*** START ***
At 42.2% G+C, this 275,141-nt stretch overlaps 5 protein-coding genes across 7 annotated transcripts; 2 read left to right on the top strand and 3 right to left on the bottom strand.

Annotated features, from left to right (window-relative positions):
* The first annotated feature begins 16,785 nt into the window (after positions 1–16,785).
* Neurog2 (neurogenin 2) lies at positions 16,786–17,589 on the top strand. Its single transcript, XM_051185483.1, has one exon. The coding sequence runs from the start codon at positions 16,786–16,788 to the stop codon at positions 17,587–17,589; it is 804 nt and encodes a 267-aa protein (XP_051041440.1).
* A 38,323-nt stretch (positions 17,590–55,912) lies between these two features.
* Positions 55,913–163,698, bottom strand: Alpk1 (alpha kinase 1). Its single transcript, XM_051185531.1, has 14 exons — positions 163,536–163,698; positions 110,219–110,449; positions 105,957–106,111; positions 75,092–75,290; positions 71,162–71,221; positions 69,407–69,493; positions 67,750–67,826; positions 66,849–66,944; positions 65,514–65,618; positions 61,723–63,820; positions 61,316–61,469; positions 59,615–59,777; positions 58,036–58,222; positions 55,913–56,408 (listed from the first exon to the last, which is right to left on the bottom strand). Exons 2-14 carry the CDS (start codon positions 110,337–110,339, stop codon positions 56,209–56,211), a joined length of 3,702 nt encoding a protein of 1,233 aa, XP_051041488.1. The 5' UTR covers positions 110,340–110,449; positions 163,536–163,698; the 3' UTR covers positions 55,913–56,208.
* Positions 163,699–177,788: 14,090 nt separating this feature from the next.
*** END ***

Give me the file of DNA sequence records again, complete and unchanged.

At 42.2% G+C, this 275,141-nt stretch overlaps 5 protein-coding genes across 7 annotated transcripts; 2 read left to right on the top strand and 3 right to left on the bottom strand.

Annotated features, from left to right (window-relative positions):
* The first annotated feature begins 16,785 nt into the window (after positions 1–16,785).
* Neurog2 (neurogenin 2) lies at positions 16,786–17,589 on the top strand. Its single transcript, XM_051185483.1, has one exon. The coding sequence runs from the start codon at positions 16,786–16,788 to the stop codon at positions 17,587–17,589; it is 804 nt and encodes a 267-aa protein (XP_051041440.1).
* A 38,323-nt stretch (positions 17,590–55,912) lies between these two features.
* Positions 55,913–163,698, bottom strand: Alpk1 (alpha kinase 1). Its single transcript, XM_051185531.1, has 14 exons — positions 163,536–163,698; positions 110,219–110,449; positions 105,957–106,111; positions 75,092–75,290; positions 71,162–71,221; positions 69,407–69,493; positions 67,750–67,826; positions 66,849–66,944; positions 65,514–65,618; positions 61,723–63,820; positions 61,316–61,469; positions 59,615–59,777; positions 58,036–58,222; positions 55,913–56,408 (listed from the first exon to the last, which is right to left on the bottom strand). Exons 2-14 carry the CDS (start codon positions 110,337–110,339, stop codon positions 56,209–56,211), a joined length of 3,702 nt encoding a protein of 1,233 aa, XP_051041488.1. The 5' UTR covers positions 110,340–110,449; positions 163,536–163,698; the 3' UTR covers positions 55,913–56,208.
* Positions 163,699–177,788: 14,090 nt separating this feature from the next.